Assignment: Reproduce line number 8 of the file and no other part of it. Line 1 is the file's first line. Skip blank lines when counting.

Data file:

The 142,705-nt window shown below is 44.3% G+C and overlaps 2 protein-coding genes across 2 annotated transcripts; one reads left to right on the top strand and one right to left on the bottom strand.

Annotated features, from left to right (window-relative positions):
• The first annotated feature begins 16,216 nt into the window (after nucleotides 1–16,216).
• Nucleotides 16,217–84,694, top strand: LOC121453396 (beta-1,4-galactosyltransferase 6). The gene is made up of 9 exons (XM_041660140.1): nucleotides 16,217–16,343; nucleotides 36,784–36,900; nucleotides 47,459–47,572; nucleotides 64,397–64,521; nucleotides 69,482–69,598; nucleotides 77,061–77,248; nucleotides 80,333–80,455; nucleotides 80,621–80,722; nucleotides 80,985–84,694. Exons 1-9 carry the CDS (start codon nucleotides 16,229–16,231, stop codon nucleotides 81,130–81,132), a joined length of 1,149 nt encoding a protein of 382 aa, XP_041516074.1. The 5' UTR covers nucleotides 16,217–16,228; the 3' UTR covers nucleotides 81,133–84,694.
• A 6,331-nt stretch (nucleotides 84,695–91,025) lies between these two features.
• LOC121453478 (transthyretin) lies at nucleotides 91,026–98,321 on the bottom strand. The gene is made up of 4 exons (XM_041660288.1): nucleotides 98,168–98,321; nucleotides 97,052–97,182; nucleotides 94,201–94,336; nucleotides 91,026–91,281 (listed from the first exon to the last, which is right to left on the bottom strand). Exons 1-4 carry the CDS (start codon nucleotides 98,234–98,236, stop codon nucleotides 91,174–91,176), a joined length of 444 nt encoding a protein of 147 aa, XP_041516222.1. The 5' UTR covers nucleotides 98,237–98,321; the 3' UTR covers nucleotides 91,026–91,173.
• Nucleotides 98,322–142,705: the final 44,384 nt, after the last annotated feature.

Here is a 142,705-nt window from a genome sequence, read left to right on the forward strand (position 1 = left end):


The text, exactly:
Here is a 142,705-nt window from a genome sequence, read left to right on the forward strand (position 1 = left end):